Sheldon v. Fettig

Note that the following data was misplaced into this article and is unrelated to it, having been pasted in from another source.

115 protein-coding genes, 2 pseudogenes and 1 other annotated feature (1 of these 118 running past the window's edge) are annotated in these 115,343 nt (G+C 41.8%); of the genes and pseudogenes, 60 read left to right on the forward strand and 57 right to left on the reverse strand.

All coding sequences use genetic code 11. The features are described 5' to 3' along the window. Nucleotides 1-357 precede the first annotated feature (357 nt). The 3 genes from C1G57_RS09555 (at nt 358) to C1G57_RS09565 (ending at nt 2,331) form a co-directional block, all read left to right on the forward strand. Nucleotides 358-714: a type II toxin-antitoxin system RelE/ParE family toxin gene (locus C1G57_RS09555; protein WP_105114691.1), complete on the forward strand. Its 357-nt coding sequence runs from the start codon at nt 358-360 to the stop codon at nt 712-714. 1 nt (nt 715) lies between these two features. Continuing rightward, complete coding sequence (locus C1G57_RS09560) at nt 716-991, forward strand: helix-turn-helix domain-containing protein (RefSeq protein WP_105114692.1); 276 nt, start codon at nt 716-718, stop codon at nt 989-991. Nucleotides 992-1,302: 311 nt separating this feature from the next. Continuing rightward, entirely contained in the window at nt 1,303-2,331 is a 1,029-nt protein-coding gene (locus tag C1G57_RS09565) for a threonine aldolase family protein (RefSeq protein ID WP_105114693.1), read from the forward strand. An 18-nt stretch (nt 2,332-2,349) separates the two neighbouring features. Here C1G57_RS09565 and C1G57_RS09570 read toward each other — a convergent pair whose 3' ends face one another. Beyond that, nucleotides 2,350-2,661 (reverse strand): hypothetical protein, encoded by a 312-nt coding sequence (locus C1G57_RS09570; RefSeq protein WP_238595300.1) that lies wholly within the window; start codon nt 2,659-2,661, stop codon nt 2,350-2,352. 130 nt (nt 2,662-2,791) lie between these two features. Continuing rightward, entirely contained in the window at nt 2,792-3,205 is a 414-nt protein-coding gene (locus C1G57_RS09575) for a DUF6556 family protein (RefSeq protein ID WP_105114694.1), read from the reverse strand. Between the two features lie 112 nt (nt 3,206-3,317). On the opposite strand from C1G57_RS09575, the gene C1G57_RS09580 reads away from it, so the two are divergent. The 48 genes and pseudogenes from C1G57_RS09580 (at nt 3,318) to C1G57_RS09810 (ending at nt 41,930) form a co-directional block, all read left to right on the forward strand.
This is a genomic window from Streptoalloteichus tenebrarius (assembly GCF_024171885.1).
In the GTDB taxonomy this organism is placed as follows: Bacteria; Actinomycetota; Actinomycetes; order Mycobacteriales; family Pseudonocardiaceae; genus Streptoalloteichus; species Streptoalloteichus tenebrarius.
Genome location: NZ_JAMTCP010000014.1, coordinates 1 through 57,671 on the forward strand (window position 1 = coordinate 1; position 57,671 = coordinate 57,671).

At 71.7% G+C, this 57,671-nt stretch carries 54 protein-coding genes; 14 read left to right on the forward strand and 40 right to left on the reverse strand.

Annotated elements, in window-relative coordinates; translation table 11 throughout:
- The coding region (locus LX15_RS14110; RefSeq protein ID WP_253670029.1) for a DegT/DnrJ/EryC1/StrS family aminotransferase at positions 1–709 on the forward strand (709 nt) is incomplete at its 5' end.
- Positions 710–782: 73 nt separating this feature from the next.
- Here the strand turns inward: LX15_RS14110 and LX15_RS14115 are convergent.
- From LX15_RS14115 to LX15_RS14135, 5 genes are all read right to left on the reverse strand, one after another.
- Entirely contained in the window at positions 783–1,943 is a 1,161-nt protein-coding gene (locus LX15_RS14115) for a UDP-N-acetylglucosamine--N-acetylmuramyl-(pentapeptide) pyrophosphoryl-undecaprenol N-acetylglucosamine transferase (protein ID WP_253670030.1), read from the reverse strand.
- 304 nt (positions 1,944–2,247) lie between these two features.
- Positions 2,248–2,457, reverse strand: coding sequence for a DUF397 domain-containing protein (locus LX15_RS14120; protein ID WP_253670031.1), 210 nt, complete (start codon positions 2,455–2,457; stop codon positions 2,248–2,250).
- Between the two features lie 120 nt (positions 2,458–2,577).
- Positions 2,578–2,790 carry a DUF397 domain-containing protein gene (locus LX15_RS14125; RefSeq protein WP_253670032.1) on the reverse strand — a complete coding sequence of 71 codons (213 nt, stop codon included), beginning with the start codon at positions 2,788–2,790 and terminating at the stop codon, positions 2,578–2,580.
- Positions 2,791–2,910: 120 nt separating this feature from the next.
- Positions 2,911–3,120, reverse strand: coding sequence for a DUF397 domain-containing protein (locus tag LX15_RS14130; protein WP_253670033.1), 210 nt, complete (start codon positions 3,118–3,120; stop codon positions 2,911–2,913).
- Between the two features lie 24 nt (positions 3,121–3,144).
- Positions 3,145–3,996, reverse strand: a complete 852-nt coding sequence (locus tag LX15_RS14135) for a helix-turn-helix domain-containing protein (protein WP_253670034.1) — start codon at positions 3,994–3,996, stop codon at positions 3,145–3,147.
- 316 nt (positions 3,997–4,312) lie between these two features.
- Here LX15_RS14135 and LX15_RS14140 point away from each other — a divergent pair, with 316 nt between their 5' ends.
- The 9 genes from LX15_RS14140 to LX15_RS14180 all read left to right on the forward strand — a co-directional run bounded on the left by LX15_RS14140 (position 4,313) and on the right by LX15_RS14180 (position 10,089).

In Sheldon v. Fettig, 129 Wn.2d 601, 607, 919 P.2d 1209 (1996), the issue before the Court was whether a summons and complaint had been left at a defendant's "house of usual abode" under RCW 4.28.080(15). Fettig, 129 Wn.2d at 603. The Court noted there that "more recently we have applied liberal construction to substitute service of process statutes in order to effectuate the purpose of the statute while adhering to its spirit and intent." Fettig, 129 Wn.2d at 607. As an example of such a liberal construction we cited our decision in Meier and provided this fleeting commentary: In Martin v. Meier, 111 Wn.2d 471, 760 P.2d 925 (1988) the issue was whether a defendant was properly served under the motorist statute. Such service is statutorily permitted only when the defendant "departs from this state." RCW 46.64.040. The defendant in Martin had not left the state although plaintiff was unable to locate him. This court liberally construed the term and upheld the sufficiency of service of process. In doing so, the term "departs" was interpreted by looking at the underlying purpose of the motorist statute, which is to provide a method for serving motorists who cannot be found in the State. Fettig, 129 Wn.2d at 607.